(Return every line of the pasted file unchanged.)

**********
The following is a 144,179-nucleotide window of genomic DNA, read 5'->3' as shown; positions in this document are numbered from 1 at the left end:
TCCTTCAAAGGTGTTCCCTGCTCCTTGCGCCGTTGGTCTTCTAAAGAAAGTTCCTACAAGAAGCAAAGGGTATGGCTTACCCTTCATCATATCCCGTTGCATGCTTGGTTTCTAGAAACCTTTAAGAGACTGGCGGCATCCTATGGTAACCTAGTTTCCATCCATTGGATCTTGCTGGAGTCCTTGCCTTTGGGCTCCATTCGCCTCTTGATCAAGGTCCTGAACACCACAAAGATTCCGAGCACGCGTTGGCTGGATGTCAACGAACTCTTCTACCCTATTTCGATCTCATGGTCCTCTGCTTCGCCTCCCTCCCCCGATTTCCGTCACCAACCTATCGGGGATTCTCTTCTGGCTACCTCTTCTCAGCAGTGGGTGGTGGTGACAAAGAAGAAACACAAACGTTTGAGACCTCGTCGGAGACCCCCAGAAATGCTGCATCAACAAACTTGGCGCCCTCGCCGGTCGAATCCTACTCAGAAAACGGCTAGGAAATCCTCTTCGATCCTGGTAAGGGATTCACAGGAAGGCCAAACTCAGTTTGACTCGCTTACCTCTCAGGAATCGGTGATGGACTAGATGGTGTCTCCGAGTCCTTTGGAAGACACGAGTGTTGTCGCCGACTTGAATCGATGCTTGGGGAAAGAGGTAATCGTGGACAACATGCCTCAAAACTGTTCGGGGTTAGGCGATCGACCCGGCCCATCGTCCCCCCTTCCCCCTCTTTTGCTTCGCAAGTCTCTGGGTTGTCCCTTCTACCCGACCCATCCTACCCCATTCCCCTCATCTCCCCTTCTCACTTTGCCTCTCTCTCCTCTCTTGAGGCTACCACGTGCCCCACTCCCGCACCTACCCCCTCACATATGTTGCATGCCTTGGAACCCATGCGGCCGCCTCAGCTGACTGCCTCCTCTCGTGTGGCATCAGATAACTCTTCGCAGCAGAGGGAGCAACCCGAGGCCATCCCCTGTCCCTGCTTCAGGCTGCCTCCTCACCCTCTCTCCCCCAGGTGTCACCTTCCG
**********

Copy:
The following is a 144,179-nucleotide window of genomic DNA, read 5'->3' as shown; positions in this document are numbered from 1 at the left end:
TCCTTCAAAGGTGTTCCCTGCTCCTTGCGCCGTTGGTCTTCTAAAGAAAGTTCCTACAAGAAGCAAAGGGTATGGCTTACCCTTCATCATATCCCGTTGCATGCTTGGTTTCTAGAAACCTTTAAGAGACTGGCGGCATCCTATGGTAACCTAGTTTCCATCCATTGGATCTTGCTGGAGTCCTTGCCTTTGGGCTCCATTCGCCTCTTGATCAAGGTCCTGAACACCACAAAGATTCCGAGCACGCGTTGGCTGGATGTCAACGAACTCTTCTACCCTATTTCGATCTCATGGTCCTCTGCTTCGCCTCCCTCCCCCGATTTCCGTCACCAACCTATCGGGGATTCTCTTCTGGCTACCTCTTCTCAGCAGTGGGTGGTGGTGACAAAGAAGAAACACAAACGTTTGAGACCTCGTCGGAGACCCCCAGAAATGCTGCATCAACAAACTTGGCGCCCTCGCCGGTCGAATCCTACTCAGAAAACGGCTAGGAAATCCTCTTCGATCCTGGTAAGGGATTCACAGGAAGGCCAAACTCAGTTTGACTCGCTTACCTCTCAGGAATCGGTGATGGACTAGATGGTGTCTCCGAGTCCTTTGGAAGACACGAGTGTTGTCGCCGACTTGAATCGATGCTTGGGGAAAGAGGTAATCGTGGACAACATGCCTCAAAACTGTTCGGGGTTAGGCGATCGACCCGGCCCATCGTCCCCCCTTCCCCCTCTTTTGCTTCGCAAGTCTCTGGGTTGTCCCTTCTACCCGACCCATCCTACCCCATTCCCCTCATCTCCCCTTCTCACTTTGCCTCTCTCTCCTCTCTTGAGGCTACCACGTGCCCCACTCCCGCACCTACCCCCTCACATATGTTGCATGCCTTGGAACCCATGCGGCCGCCTCAGCTGACTGCCTCCTCTCGTGTGGCATCAGATAACTCTTCGCAGCAGAGGGAGCAACCCGAGGCCATCCCCTGTCCCTGCTTCAGGCTGCCTCCTCACCCTCTCTCCCCCAGGTGTCACCTTCCG